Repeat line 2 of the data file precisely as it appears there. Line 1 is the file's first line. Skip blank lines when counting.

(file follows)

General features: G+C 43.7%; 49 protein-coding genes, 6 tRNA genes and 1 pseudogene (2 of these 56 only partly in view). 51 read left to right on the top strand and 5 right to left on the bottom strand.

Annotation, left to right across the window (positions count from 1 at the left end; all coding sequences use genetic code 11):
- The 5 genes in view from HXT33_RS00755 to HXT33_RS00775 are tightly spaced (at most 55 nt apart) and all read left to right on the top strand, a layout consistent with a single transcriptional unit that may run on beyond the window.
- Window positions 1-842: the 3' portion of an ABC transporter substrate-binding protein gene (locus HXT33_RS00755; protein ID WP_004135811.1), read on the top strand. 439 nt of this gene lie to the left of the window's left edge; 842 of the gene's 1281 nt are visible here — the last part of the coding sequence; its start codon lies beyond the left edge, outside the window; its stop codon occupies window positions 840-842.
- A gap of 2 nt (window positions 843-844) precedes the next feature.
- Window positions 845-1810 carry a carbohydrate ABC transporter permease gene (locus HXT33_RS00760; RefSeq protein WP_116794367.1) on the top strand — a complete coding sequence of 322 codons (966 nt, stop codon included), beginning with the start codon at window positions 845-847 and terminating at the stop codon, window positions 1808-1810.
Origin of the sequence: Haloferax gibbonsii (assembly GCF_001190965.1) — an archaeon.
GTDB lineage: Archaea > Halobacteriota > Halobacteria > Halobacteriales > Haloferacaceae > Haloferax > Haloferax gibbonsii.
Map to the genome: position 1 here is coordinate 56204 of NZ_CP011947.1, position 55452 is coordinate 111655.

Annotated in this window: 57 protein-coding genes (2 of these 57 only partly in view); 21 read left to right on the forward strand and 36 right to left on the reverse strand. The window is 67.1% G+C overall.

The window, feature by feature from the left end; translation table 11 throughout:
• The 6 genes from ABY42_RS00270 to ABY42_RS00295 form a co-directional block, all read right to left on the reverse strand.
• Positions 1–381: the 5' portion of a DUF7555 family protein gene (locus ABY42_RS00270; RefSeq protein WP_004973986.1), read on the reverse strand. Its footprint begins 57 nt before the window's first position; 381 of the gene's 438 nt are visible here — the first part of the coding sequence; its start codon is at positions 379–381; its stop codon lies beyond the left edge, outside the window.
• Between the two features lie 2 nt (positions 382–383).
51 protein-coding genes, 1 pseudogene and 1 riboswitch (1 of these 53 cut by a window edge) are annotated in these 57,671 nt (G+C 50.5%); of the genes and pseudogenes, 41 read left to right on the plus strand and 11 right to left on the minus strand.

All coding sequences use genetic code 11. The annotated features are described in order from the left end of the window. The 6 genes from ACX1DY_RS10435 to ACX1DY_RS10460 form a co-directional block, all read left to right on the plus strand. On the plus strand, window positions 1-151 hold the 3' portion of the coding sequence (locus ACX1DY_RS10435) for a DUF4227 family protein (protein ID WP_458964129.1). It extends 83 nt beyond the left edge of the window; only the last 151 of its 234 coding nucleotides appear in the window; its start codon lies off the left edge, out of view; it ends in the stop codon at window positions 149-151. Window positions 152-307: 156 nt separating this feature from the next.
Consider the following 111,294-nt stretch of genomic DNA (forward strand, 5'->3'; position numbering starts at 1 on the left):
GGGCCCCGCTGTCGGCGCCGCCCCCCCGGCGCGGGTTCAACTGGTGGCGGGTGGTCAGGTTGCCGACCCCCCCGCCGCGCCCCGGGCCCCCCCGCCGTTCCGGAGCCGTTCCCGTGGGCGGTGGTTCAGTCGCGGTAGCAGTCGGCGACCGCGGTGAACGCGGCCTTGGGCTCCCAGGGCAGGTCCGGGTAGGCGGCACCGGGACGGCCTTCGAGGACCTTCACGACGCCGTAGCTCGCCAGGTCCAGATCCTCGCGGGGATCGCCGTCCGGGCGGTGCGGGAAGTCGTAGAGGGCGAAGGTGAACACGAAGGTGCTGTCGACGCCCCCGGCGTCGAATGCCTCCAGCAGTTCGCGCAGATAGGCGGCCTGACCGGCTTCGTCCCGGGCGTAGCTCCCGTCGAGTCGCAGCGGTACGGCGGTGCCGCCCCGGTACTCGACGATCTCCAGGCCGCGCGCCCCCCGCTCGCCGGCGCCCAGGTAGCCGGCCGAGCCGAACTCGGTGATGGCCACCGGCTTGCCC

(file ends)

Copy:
Annotation, left to right across the window (positions count from 1 at the left end; all coding sequences use genetic code 11):